Post-race with Kate and baby on board
I didn't care that it was cheap, domestic beer; it was cold and it was mine
Ponsi gave me a great post-race massage

After my massage I found some shade behind the USO trailer and sat for a bit, eating some potato chips and drinking my beer. I kept thinking about my upcoming pacing gigs. I was supposed to pace a 3:00 half the next Saturday, followed by a 2:40 half on Sunday. Now, both of those races were out of the question. I couldn't guarantee making those times, and my leg needed to rest in order to heal. I would need to send some emails backing out of those pacing gigs, and I was very unhappy about that.

I went and got another beer, thanks to Scot giving me his drink ticket before the race. I had some time to wait for him to finish the marathon. In the finish area tent I found a different Scott, a fellow Half Fanatic who had run in my pace group for Cleveland Half Marathon. He was there with another HF Anoosha, who I met for the first time.

With fellow Half Fanatics Scott and Anoosha

I walked around some more looking for other folks that I knew, but never found them. And then...I was randomly sanding right in front of some medics as they were carrying a runner to the medical tent. And I noticed that the person on the stretcher was Sid. So, I went after them to the tent to see how he was doing. Sid's other friends Dave and Dolly were with him at the time. Apparently Sid finished the race just fine, but started exhibiting heat issues 30 minutes or so afterward. They gave him fluids and tried to cool him, but he needed to be transported to the base hospital. I'm happy to say that Sid is fine...he was one of the many victims of the heat on that day.

Scot finished with Carrie; they had run Marine Corps Marathon together last year. She was a first-time marathoner then, and now she's a Marathon Maniac. After photos and things, Scot and I had to get to the car and drive back to Columbus. We had tickets to the Ohio State game that afternoon, and even though we were a little late for the game, it was a good football day and Ohio State beat Army. It was a long day though, so I was happy to get home from the game, give my calf an ultrasound treatment, and then get some much-needed sleep.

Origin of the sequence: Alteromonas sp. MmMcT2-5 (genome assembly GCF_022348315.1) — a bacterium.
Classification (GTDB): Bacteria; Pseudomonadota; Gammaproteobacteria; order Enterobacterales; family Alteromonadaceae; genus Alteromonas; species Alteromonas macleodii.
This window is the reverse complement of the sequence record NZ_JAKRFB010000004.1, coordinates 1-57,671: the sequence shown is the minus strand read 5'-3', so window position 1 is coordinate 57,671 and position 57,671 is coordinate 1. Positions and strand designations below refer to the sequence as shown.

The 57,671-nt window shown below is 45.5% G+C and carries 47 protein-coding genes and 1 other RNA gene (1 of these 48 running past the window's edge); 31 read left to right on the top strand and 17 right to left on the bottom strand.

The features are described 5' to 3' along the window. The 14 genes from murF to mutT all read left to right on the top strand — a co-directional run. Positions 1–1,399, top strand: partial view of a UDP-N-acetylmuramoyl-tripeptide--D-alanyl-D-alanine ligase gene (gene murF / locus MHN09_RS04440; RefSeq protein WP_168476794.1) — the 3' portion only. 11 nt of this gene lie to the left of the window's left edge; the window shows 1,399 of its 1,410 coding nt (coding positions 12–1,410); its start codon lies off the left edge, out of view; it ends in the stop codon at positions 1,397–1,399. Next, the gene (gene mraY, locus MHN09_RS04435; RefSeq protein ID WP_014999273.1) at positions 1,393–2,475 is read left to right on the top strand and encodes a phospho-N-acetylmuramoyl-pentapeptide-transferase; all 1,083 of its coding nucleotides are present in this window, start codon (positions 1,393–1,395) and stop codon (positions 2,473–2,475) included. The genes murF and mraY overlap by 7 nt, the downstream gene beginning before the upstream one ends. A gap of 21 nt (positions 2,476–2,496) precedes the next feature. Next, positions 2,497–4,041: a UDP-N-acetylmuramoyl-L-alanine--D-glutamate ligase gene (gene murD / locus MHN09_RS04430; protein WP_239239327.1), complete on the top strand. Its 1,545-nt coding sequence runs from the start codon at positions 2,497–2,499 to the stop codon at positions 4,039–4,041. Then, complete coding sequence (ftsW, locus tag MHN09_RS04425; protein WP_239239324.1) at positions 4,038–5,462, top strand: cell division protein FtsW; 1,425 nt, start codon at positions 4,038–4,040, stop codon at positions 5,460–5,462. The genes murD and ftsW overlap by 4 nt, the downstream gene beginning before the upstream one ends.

Inside Ohio Stadium "The Horseshoe"

Race Review

Aside from my own poor performance, how did I like Air Force Half Marathon? Well, I had run the full marathon in 2012, so I had a basis for comparison. This race was very much like the 2012 version. It's a very well-managed event, as are all the military races I've done. It's fun, it's festive, there's always a great medal and shirt. The crowd support is somewhat lacking because most of the course is on the base, but where there are spectators, they are awesome. The half marathon course doesn't go out into the town of Fairborn as the marathon does, so I missed that bit. The section in Fairborn had the best spectator showing when I ran in 2012. But all race logistics were good: plenty of port-o-potties, aid stations spaced frequently and staffed by energetic volunteers, one gel station on the half marathon course, and a little, but not a lot, of on-course entertainment. The post-race food was about average, with water,  juice and Gatorade to drink, fruit and Panera bagels to eat. Each beer ticket got you a PBR or a Miller Lite. For additional fare, Chick-fil-a had food and drink for sale.

Now that I'm in Columbus and this is a semi-local race, I'll be back. I just hope I don't have bad luck with injuries. Not only did I injure my calf at Mile 10 this year, but I also pulled my IT Band toward the end of the marathon in 2012. So, my injury stats for Air Force races is 2 for 2. I'd like to see the race count rise but the injury count remain at 2.